Nowadays, as the founder and abbess of the Great Tree Zen Temple in Asheville, North Carolina, Rev. Munnich has found a balance between her Catholic and Buddhist selves, as well as a way to bring her love of dance into her Zen practice. At Great Tree, designed as a temple for women, she has adapted a traditional Zen space to different needs and learning styles. Great Tree serves both men and women, and offers residencies exclusively for women, billing itself as a place to “explore feminine spirituality” within the Zen tradition. Munnich also serves as a Dharma teacher for the Zen Center of Asheville and Charlotte Zen Meditation Society.
Ven. Munnich’s ideals seem to rest in equilibrium: between honoring tradition and adapting it for contemporary contexts, and between the stillness of zazen practice and the movement of dance. She has choreographed, as she puts it, a style of teaching that explores and honors Buddhist tradition, even while expanding its borders.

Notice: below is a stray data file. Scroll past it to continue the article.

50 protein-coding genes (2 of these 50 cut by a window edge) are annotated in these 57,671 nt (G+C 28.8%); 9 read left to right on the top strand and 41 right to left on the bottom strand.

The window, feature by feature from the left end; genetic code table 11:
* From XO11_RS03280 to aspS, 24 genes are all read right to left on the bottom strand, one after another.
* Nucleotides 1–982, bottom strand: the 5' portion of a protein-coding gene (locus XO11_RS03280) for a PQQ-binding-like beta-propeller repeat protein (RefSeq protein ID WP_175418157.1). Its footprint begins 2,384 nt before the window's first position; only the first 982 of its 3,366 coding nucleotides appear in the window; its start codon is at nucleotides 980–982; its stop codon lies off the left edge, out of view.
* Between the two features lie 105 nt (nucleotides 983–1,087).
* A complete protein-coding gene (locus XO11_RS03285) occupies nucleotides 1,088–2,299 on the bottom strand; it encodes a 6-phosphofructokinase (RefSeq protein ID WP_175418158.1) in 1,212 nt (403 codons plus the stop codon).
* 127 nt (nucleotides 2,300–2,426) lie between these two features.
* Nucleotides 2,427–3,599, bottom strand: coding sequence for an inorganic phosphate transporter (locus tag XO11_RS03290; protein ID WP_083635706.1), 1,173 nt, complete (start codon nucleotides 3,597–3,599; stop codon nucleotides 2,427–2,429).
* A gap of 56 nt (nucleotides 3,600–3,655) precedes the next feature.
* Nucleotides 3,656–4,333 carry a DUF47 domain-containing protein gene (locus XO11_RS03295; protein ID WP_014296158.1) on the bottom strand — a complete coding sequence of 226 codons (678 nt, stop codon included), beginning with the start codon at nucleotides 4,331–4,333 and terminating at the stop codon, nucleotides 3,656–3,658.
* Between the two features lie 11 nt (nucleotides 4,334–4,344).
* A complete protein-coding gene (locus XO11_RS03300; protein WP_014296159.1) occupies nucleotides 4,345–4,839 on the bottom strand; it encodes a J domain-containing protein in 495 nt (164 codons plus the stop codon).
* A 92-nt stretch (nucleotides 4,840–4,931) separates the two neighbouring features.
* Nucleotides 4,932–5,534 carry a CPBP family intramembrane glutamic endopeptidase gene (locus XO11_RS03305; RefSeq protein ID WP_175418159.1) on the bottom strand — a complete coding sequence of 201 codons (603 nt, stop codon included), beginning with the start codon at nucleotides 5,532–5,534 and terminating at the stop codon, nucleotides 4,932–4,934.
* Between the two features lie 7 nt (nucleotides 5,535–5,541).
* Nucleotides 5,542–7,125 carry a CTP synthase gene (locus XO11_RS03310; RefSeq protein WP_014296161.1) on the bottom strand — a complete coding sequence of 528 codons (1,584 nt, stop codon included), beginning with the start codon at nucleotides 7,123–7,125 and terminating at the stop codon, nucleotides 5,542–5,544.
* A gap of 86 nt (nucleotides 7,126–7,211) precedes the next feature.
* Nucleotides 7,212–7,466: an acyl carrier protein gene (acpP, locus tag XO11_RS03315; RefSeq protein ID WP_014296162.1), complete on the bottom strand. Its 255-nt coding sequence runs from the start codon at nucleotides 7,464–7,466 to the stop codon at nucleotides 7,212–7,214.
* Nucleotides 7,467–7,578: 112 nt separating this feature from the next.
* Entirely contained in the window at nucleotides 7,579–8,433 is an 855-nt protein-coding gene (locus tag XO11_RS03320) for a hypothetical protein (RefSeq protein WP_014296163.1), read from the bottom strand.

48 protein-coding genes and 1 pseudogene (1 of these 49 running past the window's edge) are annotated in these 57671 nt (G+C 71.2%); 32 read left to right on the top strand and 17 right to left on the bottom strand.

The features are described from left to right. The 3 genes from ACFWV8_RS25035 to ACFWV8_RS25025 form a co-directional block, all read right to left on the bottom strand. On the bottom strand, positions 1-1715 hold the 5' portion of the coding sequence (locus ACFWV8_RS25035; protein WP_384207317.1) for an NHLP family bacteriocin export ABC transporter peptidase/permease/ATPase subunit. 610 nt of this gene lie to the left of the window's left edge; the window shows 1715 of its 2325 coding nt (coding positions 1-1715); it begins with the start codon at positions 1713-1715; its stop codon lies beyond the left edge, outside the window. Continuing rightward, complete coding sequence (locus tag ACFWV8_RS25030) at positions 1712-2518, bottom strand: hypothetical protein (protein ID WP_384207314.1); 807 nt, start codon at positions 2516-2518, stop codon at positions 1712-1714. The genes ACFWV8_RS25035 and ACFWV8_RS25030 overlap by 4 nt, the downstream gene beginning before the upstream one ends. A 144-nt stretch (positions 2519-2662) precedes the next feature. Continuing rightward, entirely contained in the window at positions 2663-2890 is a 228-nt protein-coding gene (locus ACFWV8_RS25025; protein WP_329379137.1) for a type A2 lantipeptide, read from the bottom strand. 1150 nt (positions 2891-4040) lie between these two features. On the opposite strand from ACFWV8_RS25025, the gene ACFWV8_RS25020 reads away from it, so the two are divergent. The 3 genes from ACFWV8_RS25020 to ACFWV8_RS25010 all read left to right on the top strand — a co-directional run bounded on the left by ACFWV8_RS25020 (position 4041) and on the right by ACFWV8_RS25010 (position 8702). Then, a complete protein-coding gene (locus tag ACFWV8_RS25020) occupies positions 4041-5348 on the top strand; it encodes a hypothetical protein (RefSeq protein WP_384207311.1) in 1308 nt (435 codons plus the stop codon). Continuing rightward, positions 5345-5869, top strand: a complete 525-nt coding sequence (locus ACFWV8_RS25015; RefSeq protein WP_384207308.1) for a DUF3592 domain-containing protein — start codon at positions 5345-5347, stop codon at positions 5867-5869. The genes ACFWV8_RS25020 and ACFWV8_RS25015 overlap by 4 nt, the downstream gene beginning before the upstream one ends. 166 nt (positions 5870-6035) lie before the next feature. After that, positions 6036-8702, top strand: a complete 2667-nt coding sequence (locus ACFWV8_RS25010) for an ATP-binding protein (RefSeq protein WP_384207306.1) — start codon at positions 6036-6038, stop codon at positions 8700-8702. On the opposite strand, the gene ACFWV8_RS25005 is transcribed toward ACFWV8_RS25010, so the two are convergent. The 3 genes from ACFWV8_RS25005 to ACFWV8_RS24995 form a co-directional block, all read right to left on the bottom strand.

Perhaps it’s only natural that a “Catholic Buddhist,” as Rev. Munnich calls herself, would be interested in balancing and bridging traditions. During a tumultuous period for the Catholic Church, she left the convent and entered the evolving secular world of 1960s America. She felt wary of institutionalized religion, yet remained curious about how to make her spiritual life more meaningful. “For about 6–7 years, I distanced myself from my spiritual practice,” she recalls. “What I started doing instead was studying a lot of dance. . . . In Catholicism, I had been explicitly taught to distance myself from how my body was feeling, so this was kind of radical for me.” Eventually, wanting to reconnect with her spiritual side, she went looking for a teacher.